GBF Featured Author Aviva Goldfarb on the Good Housekeeping Website

GBF featured author and meal planning guru Aviva Goldfarb ("SOS! The Six O'Clock Scramble to the Rescue" and "Six O'Clock Scramble: Quick, Healthy, and Delicious Dinner Recipes for Busy Families") was included in an article about meal planning on the Good Housekeeping website.

The article, "Menu Planning: How 15 Minutes Can Save You Hours Each Week," provides menu planning advice and recommends Goldfarb's Six O'Clock Scramble service.

Read on...

Eleanor Brown on Placing Novels in Time

GBF featured author Eleanor Brown ("The Weird Sisters") recently wrote an interesting blog post about her approach to setting a novel in a specific time.

"I didn’t want to write a book with an expiration date," she writes. "Whenever I read a book that makes reference to a pseudo-celebrity (anyone on Jersey Shore, f’rinstance) or a passing scandal (Tiger Woods’ affairs, versus, say, Watergate), I wonder how it will read in two, or five, or ten years."

Read more.

Monday, May 9, 2011

Short Story Contest: Honorable Mention #5

Read about the contest.

The Hunger by Candice Murray
Osbourn Park High School - Prince William County, Virginia

“Don’t open the box,” my father always told me. I never understood his secrecy until a few years ago. It was November 12, a day that I will never forget. I came home from a rough day at school; I had failed my geometry test and I forgot my chemistry homework at home. For lunch, they offered my three least favorite choices: lasagna, spicy chicken, and some mystery meat clump that cannot be real food. I walked off the bus into my house but realized I left my key on my desk in my room, so I had to get the creepy old lady from next door, Mrs. Agnes, to use her key and let me in. As I went into the kitchen, I noticed my stomach growling surprisingly loud, so I shuffled to the pantry. I opened the door and nothing caught my eye. I called my dad to see if he’d pick something up from the store on his way home, and he said that he’d get me food once he got home. Why would he come home and go right back out to the store instead of picking something up on his way? I pushed it aside and waited 52 minutes for him to get home.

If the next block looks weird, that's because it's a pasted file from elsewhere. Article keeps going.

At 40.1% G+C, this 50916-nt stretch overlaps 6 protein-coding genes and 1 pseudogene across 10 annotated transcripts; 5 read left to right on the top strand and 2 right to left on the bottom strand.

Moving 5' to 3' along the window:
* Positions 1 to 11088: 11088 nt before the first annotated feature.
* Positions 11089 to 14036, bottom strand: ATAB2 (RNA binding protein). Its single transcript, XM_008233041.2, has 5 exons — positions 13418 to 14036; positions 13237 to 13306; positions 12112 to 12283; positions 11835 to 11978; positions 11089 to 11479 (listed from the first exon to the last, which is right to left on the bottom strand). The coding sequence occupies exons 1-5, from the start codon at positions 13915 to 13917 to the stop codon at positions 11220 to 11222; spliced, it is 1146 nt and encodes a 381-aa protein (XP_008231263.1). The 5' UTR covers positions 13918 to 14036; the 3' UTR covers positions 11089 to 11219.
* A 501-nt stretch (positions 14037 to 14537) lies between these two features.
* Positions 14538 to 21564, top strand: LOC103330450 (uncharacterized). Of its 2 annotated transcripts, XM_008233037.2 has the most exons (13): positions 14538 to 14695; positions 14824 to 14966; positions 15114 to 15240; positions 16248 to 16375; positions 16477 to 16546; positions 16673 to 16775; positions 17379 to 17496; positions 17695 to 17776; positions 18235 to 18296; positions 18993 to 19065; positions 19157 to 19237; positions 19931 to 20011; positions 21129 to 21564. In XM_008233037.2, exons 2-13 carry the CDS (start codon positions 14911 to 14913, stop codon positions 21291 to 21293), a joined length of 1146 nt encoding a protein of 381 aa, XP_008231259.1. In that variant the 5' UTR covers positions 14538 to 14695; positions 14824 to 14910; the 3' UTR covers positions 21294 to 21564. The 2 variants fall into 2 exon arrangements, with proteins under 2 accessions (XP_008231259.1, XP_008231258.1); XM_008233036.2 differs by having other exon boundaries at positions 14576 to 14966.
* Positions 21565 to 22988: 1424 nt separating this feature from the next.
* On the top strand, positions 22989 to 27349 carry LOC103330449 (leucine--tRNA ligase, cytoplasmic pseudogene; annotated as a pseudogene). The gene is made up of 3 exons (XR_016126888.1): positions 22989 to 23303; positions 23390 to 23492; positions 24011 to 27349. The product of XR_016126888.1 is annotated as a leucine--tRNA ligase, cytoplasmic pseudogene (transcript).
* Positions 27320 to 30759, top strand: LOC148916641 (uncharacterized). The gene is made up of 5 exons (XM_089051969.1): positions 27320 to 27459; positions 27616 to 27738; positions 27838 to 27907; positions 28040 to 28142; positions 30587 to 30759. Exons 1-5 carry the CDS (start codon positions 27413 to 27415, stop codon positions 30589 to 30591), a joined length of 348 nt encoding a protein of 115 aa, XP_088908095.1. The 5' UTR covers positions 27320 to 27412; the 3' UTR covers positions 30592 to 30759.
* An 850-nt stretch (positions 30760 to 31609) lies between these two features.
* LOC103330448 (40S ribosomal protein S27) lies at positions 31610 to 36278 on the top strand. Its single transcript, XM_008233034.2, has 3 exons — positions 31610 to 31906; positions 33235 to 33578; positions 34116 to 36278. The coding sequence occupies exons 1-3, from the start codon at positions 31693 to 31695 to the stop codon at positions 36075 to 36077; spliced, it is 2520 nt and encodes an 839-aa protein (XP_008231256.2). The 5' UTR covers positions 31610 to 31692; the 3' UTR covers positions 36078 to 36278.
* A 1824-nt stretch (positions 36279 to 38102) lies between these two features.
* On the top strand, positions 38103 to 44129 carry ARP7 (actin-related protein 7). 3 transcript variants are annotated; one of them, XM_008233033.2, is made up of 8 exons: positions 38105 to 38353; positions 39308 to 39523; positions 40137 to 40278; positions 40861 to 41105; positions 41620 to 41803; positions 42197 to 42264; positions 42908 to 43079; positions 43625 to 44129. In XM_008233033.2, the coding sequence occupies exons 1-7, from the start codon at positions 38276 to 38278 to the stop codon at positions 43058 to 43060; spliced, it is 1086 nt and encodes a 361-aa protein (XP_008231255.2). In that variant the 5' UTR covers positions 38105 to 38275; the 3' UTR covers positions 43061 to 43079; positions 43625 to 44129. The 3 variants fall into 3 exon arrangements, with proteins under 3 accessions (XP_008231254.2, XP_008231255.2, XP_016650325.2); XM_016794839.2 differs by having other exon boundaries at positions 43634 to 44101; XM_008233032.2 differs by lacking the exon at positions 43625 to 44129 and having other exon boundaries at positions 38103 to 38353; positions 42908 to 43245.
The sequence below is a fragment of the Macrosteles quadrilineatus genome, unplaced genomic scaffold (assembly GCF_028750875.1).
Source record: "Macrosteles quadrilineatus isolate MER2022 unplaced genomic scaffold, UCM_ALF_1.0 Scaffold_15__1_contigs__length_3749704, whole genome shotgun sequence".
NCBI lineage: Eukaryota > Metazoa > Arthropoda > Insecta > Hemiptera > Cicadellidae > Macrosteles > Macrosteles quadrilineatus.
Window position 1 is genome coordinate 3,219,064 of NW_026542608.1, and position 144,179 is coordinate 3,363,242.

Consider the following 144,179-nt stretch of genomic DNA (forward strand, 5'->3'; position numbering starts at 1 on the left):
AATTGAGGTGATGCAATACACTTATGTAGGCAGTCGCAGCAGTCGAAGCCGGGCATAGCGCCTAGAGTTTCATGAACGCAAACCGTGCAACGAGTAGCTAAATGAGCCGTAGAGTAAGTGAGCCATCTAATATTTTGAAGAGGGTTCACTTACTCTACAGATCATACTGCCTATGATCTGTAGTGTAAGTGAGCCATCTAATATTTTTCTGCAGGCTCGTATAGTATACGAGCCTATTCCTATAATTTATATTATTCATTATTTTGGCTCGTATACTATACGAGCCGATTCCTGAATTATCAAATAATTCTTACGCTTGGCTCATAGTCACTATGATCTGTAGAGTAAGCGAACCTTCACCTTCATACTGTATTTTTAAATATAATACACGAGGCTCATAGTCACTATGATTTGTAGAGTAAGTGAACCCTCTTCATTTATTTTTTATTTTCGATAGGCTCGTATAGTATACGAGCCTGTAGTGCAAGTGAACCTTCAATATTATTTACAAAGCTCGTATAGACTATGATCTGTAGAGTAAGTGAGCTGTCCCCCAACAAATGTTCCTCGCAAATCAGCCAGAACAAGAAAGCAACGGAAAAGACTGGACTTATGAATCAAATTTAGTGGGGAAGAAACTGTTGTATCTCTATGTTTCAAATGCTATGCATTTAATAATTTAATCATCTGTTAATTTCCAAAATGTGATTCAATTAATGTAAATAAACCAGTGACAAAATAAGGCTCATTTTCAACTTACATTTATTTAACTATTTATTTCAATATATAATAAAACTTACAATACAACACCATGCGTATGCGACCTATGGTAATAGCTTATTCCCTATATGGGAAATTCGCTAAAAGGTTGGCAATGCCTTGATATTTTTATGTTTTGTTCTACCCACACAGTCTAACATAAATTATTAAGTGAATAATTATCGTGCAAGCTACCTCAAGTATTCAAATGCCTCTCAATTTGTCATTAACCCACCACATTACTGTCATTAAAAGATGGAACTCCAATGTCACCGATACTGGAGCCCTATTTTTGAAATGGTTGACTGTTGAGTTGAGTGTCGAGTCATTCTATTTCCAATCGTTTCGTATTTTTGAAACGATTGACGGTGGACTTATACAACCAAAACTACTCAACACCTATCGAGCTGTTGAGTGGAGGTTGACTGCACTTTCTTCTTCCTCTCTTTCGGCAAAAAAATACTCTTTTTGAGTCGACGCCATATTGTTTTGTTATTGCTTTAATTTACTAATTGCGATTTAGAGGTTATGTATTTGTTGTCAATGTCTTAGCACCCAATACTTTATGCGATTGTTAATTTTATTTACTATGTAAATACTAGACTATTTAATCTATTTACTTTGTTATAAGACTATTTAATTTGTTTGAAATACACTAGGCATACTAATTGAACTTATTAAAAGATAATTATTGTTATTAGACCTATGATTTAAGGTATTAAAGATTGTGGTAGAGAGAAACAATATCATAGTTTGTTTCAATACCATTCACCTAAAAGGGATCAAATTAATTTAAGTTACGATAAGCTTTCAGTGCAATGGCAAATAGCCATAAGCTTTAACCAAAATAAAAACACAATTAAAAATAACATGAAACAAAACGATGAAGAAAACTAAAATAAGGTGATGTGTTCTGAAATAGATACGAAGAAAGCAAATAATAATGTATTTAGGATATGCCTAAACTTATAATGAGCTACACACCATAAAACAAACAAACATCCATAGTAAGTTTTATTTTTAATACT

Read the full story.

Featured Author Alan Cheuse Goes from NPR Book Critic to NPR Guest

GBF featured author and NPR All Things Considered book critic Alan Cheuse went from commentator to guest over the weekend when ATC host Guy Raz interviewed Cheuse about his new novel, "Song of Slaves in the Desert."

During the interview, Cheuse talked about the unlikely inspiration for his novel: the black president of the Jewish fraternity that he joined at Lafayette College.

Listen to the interview and read an excerpt from Cheuse's novel.

Featured Author Meg Waite Clayton: She Wrote More than Just Great Merger Agreements

The Chicago Tribune published an excerpt from a recent conversation between GBF featured author Meg Waite Clayton ("The Four Ms. Bradwells") and one of the Tribune's reporters.

In the conversation, the two women explore Clayton's road from lawyer to full-time novelist. One of the funniest responses from Clayton when asked about liking the law despite leaving it behind: "Oh, yes. It was intellectually stimulating. It was an adrenalin rush. But when I died, I didn't want a tombstone that said, 'She wrote a great merger agreement.'"

Read the full conversation.

Saturday, May 7, 2011

Tayari Jones and Haley Tanner Make ABA's Next Great Reads List for June